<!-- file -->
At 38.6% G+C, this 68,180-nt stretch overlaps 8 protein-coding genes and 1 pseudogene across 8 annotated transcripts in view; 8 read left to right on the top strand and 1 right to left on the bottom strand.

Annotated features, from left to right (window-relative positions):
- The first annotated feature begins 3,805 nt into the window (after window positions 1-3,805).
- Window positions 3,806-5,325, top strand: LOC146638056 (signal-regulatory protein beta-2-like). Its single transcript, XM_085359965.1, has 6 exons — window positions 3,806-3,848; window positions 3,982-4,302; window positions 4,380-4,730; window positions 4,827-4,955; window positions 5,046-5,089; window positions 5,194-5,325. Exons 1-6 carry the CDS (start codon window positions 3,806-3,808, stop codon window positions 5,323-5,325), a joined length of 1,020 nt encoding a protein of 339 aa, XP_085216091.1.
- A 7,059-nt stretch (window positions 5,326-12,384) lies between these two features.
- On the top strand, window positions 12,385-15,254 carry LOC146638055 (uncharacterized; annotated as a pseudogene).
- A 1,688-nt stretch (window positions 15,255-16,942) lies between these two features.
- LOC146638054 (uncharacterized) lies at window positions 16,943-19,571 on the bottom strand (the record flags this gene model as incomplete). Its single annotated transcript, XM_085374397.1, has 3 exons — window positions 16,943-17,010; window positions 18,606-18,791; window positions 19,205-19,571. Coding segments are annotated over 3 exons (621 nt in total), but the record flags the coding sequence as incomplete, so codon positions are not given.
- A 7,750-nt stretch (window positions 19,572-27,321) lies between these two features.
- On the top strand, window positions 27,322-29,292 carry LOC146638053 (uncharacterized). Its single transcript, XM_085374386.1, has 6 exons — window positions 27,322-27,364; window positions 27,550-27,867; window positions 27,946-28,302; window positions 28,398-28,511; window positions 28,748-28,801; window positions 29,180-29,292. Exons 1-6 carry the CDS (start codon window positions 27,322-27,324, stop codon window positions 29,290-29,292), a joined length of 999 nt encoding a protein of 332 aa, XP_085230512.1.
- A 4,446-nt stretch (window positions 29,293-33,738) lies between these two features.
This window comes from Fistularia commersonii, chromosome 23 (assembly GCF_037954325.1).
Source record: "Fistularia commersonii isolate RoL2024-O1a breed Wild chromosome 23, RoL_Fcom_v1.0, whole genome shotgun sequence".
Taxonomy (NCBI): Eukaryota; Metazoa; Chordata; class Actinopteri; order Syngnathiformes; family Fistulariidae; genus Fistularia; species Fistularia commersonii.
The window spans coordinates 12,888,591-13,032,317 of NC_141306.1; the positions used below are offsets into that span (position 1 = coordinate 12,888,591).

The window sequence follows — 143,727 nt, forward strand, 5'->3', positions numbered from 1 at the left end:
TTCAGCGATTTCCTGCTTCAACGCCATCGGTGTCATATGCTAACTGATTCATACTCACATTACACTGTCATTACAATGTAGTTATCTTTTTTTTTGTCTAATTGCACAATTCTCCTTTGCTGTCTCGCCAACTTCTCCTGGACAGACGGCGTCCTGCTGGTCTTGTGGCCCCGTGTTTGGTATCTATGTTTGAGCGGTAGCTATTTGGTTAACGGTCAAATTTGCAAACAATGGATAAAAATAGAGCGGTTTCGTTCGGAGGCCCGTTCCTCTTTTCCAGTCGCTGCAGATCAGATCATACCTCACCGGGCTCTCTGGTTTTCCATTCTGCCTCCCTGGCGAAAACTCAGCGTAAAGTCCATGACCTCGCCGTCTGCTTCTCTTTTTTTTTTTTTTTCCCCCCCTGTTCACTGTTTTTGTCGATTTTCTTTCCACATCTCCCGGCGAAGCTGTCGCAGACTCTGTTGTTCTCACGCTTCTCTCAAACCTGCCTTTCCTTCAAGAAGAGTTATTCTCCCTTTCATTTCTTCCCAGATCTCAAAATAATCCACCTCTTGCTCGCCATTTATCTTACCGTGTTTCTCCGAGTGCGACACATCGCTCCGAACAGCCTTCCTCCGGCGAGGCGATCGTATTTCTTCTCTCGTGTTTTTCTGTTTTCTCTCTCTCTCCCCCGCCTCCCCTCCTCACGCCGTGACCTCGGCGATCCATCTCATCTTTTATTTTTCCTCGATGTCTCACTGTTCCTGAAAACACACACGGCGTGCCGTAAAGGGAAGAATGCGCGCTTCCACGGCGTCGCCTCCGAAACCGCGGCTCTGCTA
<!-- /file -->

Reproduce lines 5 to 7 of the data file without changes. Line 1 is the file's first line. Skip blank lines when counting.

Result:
- A 7,059-nt stretch (window positions 5,326-12,384) lies between these two features.
- On the top strand, window positions 12,385-15,254 carry LOC146638055 (uncharacterized; annotated as a pseudogene).
- A 1,688-nt stretch (window positions 15,255-16,942) lies between these two features.